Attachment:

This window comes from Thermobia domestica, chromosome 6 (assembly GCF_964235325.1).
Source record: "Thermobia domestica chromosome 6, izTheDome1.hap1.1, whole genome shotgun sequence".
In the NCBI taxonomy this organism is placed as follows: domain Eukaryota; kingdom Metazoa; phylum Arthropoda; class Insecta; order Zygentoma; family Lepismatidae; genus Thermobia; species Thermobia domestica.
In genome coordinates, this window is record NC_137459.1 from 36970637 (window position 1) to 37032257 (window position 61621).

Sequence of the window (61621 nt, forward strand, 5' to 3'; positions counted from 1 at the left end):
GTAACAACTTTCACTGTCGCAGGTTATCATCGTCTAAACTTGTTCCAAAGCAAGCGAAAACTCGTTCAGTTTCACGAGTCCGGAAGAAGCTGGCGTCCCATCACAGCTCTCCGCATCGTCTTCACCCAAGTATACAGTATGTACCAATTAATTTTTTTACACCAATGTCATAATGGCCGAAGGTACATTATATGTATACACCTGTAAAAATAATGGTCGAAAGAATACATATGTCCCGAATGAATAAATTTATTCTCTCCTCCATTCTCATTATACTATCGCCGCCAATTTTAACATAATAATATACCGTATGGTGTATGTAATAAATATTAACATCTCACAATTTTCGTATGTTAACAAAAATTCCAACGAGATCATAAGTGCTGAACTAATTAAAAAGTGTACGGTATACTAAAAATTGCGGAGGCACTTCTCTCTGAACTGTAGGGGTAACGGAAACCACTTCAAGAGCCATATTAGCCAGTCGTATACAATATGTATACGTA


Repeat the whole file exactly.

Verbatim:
This window comes from Thermobia domestica, chromosome 6 (assembly GCF_964235325.1).
Source record: "Thermobia domestica chromosome 6, izTheDome1.hap1.1, whole genome shotgun sequence".
In the NCBI taxonomy this organism is placed as follows: domain Eukaryota; kingdom Metazoa; phylum Arthropoda; class Insecta; order Zygentoma; family Lepismatidae; genus Thermobia; species Thermobia domestica.
In genome coordinates, this window is record NC_137459.1 from 36970637 (window position 1) to 37032257 (window position 61621).

Sequence of the window (61621 nt, forward strand, 5' to 3'; positions counted from 1 at the left end):
GTAACAACTTTCACTGTCGCAGGTTATCATCGTCTAAACTTGTTCCAAAGCAAGCGAAAACTCGTTCAGTTTCACGAGTCCGGAAGAAGCTGGCGTCCCATCACAGCTCTCCGCATCGTCTTCACCCAAGTATACAGTATGTACCAATTAATTTTTTTACACCAATGTCATAATGGCCGAAGGTACATTATATGTATACACCTGTAAAAATAATGGTCGAAAGAATACATATGTCCCGAATGAATAAATTTATTCTCTCCTCCATTCTCATTATACTATCGCCGCCAATTTTAACATAATAATATACCGTATGGTGTATGTAATAAATATTAACATCTCACAATTTTCGTATGTTAACAAAAATTCCAACGAGATCATAAGTGCTGAACTAATTAAAAAGTGTACGGTATACTAAAAATTGCGGAGGCACTTCTCTCTGAACTGTAGGGGTAACGGAAACCACTTCAAGAGCCATATTAGCCAGTCGTATACAATATGTATACGTA